Another training, implemented among preservice teachers in an undergraduate K-9 science education methods course using a water-quality computer simulation, showed gains in participants’ understanding of science concepts, such as macroinvertebrates, composition of air, dissolved oxygen, and classes of organisms that form a river ecosystem. In addition, the training enabled the participants to transfer knowledge from the simulation into developing science lesson plans. Either way, through pre-service education or in-service training, teachers need science content knowledge to properly address environmental issues in the classroom. One should also bear in mind that improvement in teacher understanding may not translate to improved student outcomes unless the classroom environment is conducive to student-centered learning experiences.
The importance of science content knowledge is key and, ideally, science teachers should be trained first to address environmental topics such as climate change without compromising the scientific base. Without an adequate foundation in science content, it may not be that easy for a teacher to understand the complexities of climate change and to teach this important topic with confidence.
When teachers are not adequately equipped to deal with important science topics such as climate change, they may tend to treat critical topics superficially, with negative consequences for students. It should be pointed out that, among science teachers, only 42 percent at the middle school and 39 percent at the high school level consider themselves “very well prepared to teach” climate and weather (p. 26). Instead of setting up teachers for failure, let’s equip them to be successful in teaching content-rich environmental education topics to school children.
But let’s not overlook pedagogical strategies for teaching science. Teachers not only need content knowledge, but should also use instructional techniques that allow for engaging student-centered, hands-on learning rather than rote memorization. These strategies appear to have the best chance of improving students’ conceptual understanding, as well as developing scientific process skills like critical thinking and problem solving (e.g., problem-based learning), which are increasingly needed in a society and workforce that are dominated by science and technology. Unfortunately, the 2012 National Survey of Science and Mathematics Education reported that only 9 percent of elementary, 6 percent of middle and 3 percent of high school classes “engage the class in project-based learning activities [in] all or almost all lessons” (p. 75). Likewise, 16 percent of elementary, 10 percent of middle, and 8 percent of high school classes “do hands-on/laboratory activities [in] all or almost all lessons” (p. 75).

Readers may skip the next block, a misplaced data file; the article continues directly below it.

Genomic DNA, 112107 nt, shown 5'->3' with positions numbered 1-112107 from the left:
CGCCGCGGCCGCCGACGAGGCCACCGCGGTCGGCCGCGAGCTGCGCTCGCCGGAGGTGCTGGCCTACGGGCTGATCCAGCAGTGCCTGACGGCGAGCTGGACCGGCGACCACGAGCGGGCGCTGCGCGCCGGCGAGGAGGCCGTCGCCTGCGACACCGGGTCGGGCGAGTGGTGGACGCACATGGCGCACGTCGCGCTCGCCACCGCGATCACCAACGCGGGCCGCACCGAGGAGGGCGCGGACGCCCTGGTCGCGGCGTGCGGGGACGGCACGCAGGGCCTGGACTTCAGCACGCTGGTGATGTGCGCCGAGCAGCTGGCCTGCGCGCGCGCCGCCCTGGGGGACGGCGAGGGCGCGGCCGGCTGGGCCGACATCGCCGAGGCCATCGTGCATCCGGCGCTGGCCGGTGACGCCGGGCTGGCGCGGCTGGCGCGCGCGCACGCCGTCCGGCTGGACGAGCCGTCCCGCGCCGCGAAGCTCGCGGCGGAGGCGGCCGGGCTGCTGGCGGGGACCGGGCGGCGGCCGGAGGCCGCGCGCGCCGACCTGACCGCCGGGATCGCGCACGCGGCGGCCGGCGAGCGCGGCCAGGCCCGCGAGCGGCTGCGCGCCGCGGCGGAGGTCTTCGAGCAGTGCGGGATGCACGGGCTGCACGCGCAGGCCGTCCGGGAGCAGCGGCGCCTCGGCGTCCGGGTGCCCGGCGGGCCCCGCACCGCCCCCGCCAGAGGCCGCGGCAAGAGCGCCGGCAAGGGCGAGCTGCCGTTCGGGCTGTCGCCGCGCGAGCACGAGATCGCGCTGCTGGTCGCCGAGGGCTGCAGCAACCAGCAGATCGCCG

In light of the politically divisive nature of some science topics like climate change, many suspect that teachers find themselves in a bind between parent pressures and curriculum demands. Yet, contrary to popular belief, only 3 percent of science program representatives at elementary schools, 6 percent at middle schools and 2 percent at high schools viewed “community resistance to the teaching of ‘controversial’ issues in science” (e.g., climate change) a “serious problem for science instruction” (p. 118). Thus, overcoming climate confusion may be feasible by focusing on teachers and curriculum without requiring the Sisyphean task of educating parents about environmental science.
Qualified teachers who are equipped to make informed scientific decisions will be able to decide whether global warming is natural or man-made. And without any doubt, through engaging pedagogies, their students will be able to do the same, too! It’s time to take bold steps to reform science education curriculum in order to help teachers lead lessons on important environmental science topics, such as climate change—without compromising content or instruction. Like climate change itself, improving the current state of science education is urgent and critically necessary to help teachers overcome climate confusion, and to help lead the next generation forward as they learn to grapple with its consequences.
The Brown Center Chalkboard launched in January 2013 as a weekly series of new analyses of policy, research, and practice relevant to U.S. education.
In July 2015, the Chalkboard was re-launched as a Brookings blog in order to offer more frequent, timely, and diverse content. Contributors to both the original paper series and current blog are committed to bringing evidence to bear on the debates around education policy in America.